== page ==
Can eHealth give a political and economic advantage?

A study commissioned by Michał Boni,MEP attempts to explore the eHealth development rate among European countries and how various outcomes and solutions might contribute to more cost efficient healthcare systems. The study was presented at the European Parliament (EPPE) on the 8th June 2017.

The study authors ambitiously say:

“eHealth has quickly become a symbol of the democratisation of healthcare, as well as an opportunity to meet the challenges caused by an ageing society, the epidemic of non-communicable and chronic diseases and the dramatically rising costs of healthcare.”

In practice, the study notes:

  • a lack of harmonisation of eHealth implementation within the EU and
  • unsatisfactory access to cross-border healthcare.

According to the authors, the implementation of electronic health records, ePrescriptions and national eHealth programmes varies significantly across Member States.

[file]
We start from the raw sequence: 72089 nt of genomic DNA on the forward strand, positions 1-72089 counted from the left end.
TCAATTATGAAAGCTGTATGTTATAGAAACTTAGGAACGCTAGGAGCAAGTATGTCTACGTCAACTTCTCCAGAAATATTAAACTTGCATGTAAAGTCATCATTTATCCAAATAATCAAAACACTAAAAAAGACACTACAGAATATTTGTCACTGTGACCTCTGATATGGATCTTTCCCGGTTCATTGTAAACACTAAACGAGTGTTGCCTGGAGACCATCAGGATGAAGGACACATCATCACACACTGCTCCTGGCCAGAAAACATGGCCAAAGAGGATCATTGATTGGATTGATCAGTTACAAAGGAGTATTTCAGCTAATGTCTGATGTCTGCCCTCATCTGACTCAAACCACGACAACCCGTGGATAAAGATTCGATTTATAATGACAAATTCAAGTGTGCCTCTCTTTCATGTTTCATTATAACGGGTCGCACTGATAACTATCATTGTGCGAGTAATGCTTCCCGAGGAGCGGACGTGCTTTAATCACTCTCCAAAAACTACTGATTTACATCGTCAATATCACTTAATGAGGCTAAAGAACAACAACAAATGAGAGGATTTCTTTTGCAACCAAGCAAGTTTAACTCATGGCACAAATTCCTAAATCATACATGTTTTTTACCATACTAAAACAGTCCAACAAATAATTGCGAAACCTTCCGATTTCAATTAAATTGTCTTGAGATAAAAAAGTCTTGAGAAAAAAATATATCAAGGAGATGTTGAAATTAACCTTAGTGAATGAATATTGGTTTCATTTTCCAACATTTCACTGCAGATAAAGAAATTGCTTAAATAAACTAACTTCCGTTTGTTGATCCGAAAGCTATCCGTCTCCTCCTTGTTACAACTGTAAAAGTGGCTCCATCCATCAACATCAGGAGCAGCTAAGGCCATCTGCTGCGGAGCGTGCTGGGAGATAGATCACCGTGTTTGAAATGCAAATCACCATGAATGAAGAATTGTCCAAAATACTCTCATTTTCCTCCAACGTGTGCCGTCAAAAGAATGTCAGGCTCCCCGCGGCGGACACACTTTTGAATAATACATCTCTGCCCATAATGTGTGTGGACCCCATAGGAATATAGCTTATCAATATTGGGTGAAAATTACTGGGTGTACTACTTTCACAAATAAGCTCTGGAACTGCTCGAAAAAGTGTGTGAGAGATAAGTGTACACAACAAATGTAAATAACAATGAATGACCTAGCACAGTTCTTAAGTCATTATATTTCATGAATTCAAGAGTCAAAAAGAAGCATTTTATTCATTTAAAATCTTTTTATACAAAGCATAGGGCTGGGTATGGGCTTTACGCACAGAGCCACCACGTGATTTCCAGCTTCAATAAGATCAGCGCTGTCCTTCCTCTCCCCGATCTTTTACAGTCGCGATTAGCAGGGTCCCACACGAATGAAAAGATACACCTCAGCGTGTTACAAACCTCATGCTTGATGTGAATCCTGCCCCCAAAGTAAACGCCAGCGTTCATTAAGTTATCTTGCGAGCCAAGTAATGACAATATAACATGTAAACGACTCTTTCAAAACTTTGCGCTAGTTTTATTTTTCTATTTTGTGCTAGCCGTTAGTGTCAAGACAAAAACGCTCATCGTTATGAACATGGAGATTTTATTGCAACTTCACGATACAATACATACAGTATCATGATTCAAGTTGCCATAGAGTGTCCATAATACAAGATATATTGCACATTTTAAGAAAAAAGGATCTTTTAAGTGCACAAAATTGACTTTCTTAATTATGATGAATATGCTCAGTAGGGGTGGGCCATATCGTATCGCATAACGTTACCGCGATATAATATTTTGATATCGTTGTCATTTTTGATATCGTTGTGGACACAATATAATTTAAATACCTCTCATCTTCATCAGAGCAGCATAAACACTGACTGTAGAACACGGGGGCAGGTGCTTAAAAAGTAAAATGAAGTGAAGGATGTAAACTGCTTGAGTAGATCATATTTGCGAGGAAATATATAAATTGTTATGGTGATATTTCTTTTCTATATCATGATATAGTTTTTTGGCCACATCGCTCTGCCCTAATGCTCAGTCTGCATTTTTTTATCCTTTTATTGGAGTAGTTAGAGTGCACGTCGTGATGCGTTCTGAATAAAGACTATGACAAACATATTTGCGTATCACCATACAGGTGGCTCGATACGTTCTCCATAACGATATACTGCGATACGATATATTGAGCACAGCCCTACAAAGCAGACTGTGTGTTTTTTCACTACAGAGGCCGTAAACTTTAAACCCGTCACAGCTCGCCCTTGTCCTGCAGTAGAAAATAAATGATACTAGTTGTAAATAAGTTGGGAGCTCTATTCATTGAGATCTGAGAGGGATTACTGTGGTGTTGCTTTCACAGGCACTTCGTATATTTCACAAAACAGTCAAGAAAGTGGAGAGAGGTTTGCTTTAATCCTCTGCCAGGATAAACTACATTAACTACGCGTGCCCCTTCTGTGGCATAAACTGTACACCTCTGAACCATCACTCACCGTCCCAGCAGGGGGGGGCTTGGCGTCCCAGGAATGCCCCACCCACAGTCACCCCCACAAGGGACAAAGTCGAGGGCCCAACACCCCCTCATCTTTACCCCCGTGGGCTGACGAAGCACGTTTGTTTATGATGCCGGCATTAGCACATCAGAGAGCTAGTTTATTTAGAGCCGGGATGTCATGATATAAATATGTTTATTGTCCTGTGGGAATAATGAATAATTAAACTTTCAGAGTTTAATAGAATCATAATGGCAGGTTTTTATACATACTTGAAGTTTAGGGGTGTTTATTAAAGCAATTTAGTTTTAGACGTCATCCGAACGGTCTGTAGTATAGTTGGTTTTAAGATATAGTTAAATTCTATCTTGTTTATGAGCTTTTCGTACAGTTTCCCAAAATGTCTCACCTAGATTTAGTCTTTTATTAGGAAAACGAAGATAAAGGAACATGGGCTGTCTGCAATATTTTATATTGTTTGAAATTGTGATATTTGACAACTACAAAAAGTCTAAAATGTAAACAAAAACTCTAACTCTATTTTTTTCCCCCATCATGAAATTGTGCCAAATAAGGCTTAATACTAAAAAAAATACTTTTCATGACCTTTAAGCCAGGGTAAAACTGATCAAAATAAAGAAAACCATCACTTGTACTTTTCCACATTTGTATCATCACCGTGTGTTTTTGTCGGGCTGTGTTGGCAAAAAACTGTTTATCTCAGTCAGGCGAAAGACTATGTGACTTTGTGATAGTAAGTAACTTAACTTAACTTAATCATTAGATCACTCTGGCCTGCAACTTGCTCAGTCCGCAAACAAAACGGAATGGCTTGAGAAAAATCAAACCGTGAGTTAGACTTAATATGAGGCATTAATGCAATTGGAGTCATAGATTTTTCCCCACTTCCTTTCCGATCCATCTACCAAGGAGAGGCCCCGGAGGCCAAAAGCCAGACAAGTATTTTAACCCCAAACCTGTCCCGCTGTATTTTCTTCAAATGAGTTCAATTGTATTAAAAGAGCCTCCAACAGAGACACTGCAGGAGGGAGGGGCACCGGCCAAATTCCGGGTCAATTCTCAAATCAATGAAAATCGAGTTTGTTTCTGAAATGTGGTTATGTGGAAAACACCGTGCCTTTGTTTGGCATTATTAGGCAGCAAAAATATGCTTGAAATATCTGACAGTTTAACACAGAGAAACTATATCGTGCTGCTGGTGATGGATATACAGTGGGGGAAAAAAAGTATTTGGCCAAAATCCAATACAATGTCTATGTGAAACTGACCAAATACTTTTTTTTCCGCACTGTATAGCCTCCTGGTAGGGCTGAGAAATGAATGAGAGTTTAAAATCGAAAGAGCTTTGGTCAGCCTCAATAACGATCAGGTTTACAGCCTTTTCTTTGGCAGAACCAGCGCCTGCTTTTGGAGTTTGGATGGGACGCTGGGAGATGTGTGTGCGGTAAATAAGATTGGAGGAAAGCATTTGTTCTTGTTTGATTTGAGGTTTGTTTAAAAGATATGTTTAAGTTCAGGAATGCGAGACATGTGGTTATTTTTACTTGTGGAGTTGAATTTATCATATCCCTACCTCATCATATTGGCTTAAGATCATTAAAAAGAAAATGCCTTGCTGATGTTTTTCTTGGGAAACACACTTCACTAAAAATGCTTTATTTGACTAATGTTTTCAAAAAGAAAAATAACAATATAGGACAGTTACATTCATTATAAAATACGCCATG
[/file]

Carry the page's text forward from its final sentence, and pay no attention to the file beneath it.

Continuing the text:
“Denmark, Iceland, Finland, Spain and Sweden have the most developed eHealth solutions. Countries with poor results are Belgium, Germany, France and Italy. eHealth is the least developed in Albania, Montenegro, Bulgaria, Poland and Cyprus. Austria, Ireland and Hungary also have a relatively low score.”

Investment returns

The study estimates:

“A 2:1 return on eHealth investment. When benefits were given a euro value, the average breakeven point for the ten eHealth initiatives studied was five years.”

The authors project that “on average these solutions could reduce the health expenditures of most European countries by 0.31% GDP or 5% less spent on health by the taxpayer. A more conservative assumption connected only with eHealth usage as ePrescriptions, ICT systems and fraud control could lower the expenditures of about 0.13% GDP, which saves about 2% on the health budget (or makes these funds available for other treatments).”

The study makes several recommendations, such as ensuring the universal deployment of standardised electronic health records, the creation of European registers of chronic diseases and the improvement of research data exchange between EU Member States.

A.G.Rumpie says: Until ehealth, mhealth et al can make a direct contact with the general population at large it will most likely remain as only a tool for national health systems.

See report at:

Transforming eHealth into a political and economic advantage’ by Piotr Arak and Anna Wójcik (Polityka Insight), 2017



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